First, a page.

Movies for the Rest of Us with Bill Newcott: The Best Haunted House Movies

Bill Newcott reviews The Vigil, the Hassidic Jewish horror movie you didn’t know you needed, and takes us on a tour of the most watchable haunted house movies.

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Featured image: Still from The Haunted House, 1908

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Comments

  1. There has been an unwarranted omission: from 1963, “The Haunting,” the film version of Shirley Jackson’s, “The Haunting of Hill House.”

    Also, “The Old, Dark House,” one of the goodies in the string of horror films from Universal in the first few years of the 1930s, deserve mention. True, there is some over the top silliness there, but it’s still a good watching experience.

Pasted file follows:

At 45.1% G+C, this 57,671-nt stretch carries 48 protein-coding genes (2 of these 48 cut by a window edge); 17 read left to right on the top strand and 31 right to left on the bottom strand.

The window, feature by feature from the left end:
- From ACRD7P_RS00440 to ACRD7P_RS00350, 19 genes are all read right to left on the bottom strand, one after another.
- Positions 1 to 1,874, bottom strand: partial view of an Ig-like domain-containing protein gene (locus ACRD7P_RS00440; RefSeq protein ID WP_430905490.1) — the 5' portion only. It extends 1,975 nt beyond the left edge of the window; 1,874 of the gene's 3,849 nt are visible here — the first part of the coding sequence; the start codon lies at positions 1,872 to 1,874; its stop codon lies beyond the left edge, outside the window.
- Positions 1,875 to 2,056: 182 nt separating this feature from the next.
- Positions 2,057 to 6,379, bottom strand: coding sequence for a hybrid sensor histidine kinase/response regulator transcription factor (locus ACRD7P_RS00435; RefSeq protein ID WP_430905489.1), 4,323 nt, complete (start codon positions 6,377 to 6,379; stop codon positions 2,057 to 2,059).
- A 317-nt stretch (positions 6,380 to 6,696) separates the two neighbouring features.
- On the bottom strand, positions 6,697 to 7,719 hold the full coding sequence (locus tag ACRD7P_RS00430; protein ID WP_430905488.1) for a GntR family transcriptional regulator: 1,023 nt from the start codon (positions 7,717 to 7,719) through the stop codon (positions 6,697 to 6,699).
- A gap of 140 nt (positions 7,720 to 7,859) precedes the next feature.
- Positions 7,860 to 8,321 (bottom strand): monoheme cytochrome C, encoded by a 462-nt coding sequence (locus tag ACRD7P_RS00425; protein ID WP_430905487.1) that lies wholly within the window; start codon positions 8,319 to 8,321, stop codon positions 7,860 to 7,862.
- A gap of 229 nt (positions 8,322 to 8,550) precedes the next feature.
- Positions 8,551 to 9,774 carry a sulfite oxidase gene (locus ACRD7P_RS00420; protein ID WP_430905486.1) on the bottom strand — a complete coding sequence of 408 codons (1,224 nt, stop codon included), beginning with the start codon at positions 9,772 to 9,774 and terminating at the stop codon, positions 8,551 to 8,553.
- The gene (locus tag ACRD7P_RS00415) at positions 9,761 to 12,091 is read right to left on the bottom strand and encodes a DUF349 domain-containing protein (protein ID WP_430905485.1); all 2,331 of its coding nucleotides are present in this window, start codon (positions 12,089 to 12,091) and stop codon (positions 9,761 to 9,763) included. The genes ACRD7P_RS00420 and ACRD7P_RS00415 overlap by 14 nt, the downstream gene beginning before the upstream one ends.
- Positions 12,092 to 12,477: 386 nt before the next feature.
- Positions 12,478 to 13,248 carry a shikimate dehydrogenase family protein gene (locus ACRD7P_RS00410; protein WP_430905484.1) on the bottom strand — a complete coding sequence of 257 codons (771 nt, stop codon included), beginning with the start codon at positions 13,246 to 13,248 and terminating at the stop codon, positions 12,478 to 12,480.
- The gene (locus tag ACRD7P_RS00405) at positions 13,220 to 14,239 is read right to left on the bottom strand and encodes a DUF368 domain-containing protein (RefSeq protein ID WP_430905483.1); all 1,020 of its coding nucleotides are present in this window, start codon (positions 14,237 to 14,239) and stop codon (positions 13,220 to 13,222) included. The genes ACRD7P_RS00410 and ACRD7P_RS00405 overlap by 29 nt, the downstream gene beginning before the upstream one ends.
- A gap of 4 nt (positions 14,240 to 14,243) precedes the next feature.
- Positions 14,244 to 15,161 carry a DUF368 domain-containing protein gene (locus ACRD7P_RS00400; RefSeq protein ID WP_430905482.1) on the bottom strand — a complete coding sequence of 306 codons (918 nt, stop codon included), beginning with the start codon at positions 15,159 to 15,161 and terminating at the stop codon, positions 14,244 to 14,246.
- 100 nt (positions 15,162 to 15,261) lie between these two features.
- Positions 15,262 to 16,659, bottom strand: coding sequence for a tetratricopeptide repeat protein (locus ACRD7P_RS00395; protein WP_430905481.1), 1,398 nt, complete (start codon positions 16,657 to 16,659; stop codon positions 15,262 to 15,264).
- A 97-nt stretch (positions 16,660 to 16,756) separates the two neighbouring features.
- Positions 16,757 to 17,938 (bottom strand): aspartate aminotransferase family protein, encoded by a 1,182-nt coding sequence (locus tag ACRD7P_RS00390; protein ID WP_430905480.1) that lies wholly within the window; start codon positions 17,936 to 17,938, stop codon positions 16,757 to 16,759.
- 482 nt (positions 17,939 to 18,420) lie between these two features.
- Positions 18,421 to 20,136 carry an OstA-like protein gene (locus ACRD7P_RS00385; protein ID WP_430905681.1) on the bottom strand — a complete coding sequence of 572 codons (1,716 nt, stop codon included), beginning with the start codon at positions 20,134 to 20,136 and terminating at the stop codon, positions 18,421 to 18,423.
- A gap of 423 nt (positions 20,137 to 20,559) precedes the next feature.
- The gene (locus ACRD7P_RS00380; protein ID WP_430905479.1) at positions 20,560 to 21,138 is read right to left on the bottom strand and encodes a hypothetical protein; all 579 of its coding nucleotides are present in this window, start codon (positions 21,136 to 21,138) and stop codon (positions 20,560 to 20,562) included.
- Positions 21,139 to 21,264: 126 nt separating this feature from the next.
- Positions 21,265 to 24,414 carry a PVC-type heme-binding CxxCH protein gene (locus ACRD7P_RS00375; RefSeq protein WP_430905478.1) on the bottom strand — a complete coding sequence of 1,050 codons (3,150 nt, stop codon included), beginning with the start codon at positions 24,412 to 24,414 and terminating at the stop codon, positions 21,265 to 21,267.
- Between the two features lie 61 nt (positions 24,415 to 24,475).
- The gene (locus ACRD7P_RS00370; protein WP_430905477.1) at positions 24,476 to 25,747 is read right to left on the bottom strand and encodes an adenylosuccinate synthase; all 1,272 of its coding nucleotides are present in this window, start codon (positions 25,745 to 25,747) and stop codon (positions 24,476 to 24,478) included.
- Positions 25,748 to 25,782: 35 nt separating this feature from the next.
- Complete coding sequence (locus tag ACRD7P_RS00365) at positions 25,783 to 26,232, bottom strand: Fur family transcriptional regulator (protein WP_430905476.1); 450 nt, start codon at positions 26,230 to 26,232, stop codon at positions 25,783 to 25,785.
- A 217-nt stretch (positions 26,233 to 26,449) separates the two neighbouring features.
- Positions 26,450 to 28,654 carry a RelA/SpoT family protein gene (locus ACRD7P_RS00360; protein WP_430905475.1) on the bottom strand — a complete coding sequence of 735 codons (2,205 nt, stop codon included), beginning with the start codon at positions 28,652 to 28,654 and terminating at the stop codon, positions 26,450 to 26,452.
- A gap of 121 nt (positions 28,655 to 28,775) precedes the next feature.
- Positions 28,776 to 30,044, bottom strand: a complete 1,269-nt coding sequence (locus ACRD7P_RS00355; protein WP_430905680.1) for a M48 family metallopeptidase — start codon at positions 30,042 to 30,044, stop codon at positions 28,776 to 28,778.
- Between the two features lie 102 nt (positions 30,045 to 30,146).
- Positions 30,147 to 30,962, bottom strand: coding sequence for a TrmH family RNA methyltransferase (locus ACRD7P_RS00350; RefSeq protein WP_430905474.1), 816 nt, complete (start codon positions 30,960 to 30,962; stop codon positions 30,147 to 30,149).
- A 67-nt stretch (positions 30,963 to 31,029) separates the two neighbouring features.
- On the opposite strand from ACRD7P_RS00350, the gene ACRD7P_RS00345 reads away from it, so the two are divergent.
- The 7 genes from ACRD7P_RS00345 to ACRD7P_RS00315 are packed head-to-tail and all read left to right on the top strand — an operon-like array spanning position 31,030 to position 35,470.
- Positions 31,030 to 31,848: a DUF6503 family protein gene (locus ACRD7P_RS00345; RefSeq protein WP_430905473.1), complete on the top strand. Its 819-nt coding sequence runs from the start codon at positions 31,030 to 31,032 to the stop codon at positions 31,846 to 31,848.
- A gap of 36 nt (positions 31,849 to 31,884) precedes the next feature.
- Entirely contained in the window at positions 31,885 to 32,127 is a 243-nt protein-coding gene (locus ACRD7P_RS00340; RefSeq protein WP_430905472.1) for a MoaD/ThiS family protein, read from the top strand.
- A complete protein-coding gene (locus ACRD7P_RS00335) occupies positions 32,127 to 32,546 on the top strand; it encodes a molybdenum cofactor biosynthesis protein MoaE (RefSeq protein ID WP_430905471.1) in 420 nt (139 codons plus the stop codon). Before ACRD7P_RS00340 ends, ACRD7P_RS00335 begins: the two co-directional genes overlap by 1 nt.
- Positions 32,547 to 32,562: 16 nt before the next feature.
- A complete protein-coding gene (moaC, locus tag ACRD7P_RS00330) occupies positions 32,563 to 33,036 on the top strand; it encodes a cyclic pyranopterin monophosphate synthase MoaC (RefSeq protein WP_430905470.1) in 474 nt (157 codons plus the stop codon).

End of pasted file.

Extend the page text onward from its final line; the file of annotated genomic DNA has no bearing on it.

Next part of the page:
But I liked and am grateful for the video, which I’m going to re – watch to make some notes.

    For lovers of “general eeriness” movies, I recommend the low budget movies Val Lewton produced for RKO in the 1930s, especially “Cat People,” “The Seventh Victim,” and “The Curse of the Cat People.” If I were forced to compile a personal Top Ten ( a typically American, and dumb, thing we’re fond of ), the latter two would be on it. A few years ago, the kinds of surveys of scholars and critics which get done all the time showed, “The Curse of the Cat People,” to be, in their opinion, the 35th greatest film of all time.

    It really is that good, a beautiful, black and white little art movie which keeps the viewer almost hypnotized, it’s so good.

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